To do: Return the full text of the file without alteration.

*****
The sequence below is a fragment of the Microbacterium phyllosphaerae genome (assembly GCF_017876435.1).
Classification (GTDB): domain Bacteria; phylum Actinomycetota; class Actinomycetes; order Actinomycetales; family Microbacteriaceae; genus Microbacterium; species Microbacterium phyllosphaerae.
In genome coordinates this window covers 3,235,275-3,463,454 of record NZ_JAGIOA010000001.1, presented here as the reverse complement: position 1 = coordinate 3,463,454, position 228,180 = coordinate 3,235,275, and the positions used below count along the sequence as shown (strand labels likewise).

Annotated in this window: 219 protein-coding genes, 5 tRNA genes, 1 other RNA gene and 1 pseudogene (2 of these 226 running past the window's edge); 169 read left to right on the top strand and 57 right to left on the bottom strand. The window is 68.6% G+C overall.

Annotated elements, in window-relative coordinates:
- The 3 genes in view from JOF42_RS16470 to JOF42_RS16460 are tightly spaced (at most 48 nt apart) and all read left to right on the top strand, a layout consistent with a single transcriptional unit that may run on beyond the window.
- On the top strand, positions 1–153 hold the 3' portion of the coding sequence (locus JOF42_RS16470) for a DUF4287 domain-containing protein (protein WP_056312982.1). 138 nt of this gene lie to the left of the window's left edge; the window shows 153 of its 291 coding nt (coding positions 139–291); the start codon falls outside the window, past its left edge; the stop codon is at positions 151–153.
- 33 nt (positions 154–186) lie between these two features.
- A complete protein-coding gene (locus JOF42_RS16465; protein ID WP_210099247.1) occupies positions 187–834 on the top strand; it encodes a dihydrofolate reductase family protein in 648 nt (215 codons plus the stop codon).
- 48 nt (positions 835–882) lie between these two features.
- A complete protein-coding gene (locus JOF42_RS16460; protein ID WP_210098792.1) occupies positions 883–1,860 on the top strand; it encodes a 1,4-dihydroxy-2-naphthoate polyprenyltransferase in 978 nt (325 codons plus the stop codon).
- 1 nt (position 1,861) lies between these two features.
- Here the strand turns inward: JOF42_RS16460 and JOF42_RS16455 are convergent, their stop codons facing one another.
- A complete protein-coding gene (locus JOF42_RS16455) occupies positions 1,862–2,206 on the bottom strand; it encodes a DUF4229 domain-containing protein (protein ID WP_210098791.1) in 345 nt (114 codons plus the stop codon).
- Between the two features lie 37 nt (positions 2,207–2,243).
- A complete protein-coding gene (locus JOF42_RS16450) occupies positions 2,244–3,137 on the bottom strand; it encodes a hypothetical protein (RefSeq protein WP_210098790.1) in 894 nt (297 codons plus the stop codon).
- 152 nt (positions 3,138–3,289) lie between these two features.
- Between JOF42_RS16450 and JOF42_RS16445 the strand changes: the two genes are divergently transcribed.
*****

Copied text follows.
The sequence below is a fragment of the Microbacterium phyllosphaerae genome (assembly GCF_017876435.1).
Classification (GTDB): domain Bacteria; phylum Actinomycetota; class Actinomycetes; order Actinomycetales; family Microbacteriaceae; genus Microbacterium; species Microbacterium phyllosphaerae.
In genome coordinates this window covers 3,235,275-3,463,454 of record NZ_JAGIOA010000001.1, presented here as the reverse complement: position 1 = coordinate 3,463,454, position 228,180 = coordinate 3,235,275, and the positions used below count along the sequence as shown (strand labels likewise).

Annotated in this window: 219 protein-coding genes, 5 tRNA genes, 1 other RNA gene and 1 pseudogene (2 of these 226 running past the window's edge); 169 read left to right on the top strand and 57 right to left on the bottom strand. The window is 68.6% G+C overall.

Annotated elements, in window-relative coordinates:
- The 3 genes in view from JOF42_RS16470 to JOF42_RS16460 are tightly spaced (at most 48 nt apart) and all read left to right on the top strand, a layout consistent with a single transcriptional unit that may run on beyond the window.
- On the top strand, positions 1–153 hold the 3' portion of the coding sequence (locus JOF42_RS16470) for a DUF4287 domain-containing protein (protein WP_056312982.1). 138 nt of this gene lie to the left of the window's left edge; the window shows 153 of its 291 coding nt (coding positions 139–291); the start codon falls outside the window, past its left edge; the stop codon is at positions 151–153.
- 33 nt (positions 154–186) lie between these two features.
- A complete protein-coding gene (locus JOF42_RS16465; protein ID WP_210099247.1) occupies positions 187–834 on the top strand; it encodes a dihydrofolate reductase family protein in 648 nt (215 codons plus the stop codon).
- 48 nt (positions 835–882) lie between these two features.
- A complete protein-coding gene (locus JOF42_RS16460; protein ID WP_210098792.1) occupies positions 883–1,860 on the top strand; it encodes a 1,4-dihydroxy-2-naphthoate polyprenyltransferase in 978 nt (325 codons plus the stop codon).
- 1 nt (position 1,861) lies between these two features.
- Here the strand turns inward: JOF42_RS16460 and JOF42_RS16455 are convergent, their stop codons facing one another.
- A complete protein-coding gene (locus JOF42_RS16455) occupies positions 1,862–2,206 on the bottom strand; it encodes a DUF4229 domain-containing protein (protein ID WP_210098791.1) in 345 nt (114 codons plus the stop codon).
- Between the two features lie 37 nt (positions 2,207–2,243).
- A complete protein-coding gene (locus JOF42_RS16450) occupies positions 2,244–3,137 on the bottom strand; it encodes a hypothetical protein (RefSeq protein WP_210098790.1) in 894 nt (297 codons plus the stop codon).
- 152 nt (positions 3,138–3,289) lie between these two features.
- Between JOF42_RS16450 and JOF42_RS16445 the strand changes: the two genes are divergently transcribed.